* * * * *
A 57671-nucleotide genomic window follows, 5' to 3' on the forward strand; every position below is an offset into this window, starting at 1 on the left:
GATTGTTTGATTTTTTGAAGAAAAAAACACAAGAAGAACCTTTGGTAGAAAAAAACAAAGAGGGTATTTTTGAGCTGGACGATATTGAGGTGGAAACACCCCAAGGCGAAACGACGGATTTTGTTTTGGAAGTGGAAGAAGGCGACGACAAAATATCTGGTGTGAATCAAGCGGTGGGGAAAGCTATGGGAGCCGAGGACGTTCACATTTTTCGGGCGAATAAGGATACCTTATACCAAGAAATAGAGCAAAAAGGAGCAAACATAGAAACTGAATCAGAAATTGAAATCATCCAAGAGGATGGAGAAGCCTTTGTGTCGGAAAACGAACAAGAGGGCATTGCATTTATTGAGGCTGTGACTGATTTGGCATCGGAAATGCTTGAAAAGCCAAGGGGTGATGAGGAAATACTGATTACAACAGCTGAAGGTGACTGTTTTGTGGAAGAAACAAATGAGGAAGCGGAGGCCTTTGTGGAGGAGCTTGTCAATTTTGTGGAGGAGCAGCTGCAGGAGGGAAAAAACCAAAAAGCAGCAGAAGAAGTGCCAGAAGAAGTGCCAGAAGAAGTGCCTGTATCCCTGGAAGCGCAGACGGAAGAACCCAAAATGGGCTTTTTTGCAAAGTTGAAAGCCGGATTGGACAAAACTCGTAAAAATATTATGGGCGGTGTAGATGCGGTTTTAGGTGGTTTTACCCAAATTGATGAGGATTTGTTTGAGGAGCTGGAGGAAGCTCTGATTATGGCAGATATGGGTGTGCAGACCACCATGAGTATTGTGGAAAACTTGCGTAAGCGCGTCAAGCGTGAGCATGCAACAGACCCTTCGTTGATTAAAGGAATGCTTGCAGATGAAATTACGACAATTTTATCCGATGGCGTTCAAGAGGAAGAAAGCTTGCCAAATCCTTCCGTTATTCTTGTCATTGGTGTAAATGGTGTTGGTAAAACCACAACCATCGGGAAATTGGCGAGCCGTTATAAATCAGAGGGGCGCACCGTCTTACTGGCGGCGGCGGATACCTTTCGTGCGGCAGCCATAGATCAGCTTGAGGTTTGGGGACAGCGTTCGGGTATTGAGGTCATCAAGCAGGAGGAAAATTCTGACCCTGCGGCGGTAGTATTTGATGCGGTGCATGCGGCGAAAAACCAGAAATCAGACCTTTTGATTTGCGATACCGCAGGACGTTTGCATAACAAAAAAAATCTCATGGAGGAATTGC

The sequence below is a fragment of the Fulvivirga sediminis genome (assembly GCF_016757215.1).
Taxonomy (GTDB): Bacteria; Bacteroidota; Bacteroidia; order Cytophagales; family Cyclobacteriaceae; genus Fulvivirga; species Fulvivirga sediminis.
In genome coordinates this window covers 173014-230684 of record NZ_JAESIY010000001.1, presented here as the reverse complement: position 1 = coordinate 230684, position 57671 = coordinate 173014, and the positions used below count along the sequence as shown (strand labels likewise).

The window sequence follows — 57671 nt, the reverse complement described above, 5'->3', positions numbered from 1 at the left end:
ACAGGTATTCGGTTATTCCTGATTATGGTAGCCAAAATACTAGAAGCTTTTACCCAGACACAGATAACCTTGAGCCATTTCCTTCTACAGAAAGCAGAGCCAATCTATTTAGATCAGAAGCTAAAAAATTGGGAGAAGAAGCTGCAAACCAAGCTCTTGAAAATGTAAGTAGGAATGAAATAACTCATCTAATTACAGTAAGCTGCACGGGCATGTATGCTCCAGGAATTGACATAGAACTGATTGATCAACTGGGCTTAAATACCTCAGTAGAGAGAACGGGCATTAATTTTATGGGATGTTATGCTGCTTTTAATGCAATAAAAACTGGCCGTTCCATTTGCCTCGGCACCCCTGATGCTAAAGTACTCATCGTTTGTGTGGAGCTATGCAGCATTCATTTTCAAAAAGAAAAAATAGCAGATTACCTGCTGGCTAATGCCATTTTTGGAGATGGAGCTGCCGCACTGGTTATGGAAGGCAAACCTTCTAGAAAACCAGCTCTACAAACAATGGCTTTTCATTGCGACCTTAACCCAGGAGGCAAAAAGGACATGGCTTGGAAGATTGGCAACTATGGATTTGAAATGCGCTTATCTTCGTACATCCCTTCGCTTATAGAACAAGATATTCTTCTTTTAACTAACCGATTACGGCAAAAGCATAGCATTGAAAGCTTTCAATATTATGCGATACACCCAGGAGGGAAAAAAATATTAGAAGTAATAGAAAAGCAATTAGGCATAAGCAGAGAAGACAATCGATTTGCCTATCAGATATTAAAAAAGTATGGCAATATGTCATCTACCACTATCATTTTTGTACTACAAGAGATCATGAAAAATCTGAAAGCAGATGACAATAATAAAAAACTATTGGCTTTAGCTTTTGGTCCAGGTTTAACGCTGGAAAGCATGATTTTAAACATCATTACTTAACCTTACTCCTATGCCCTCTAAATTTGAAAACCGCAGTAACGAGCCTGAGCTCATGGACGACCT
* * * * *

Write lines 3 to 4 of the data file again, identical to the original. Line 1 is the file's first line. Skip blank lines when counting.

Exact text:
The sequence below is a fragment of the Fulvivirga sediminis genome (assembly GCF_016757215.1).
Taxonomy (GTDB): Bacteria; Bacteroidota; Bacteroidia; order Cytophagales; family Cyclobacteriaceae; genus Fulvivirga; species Fulvivirga sediminis.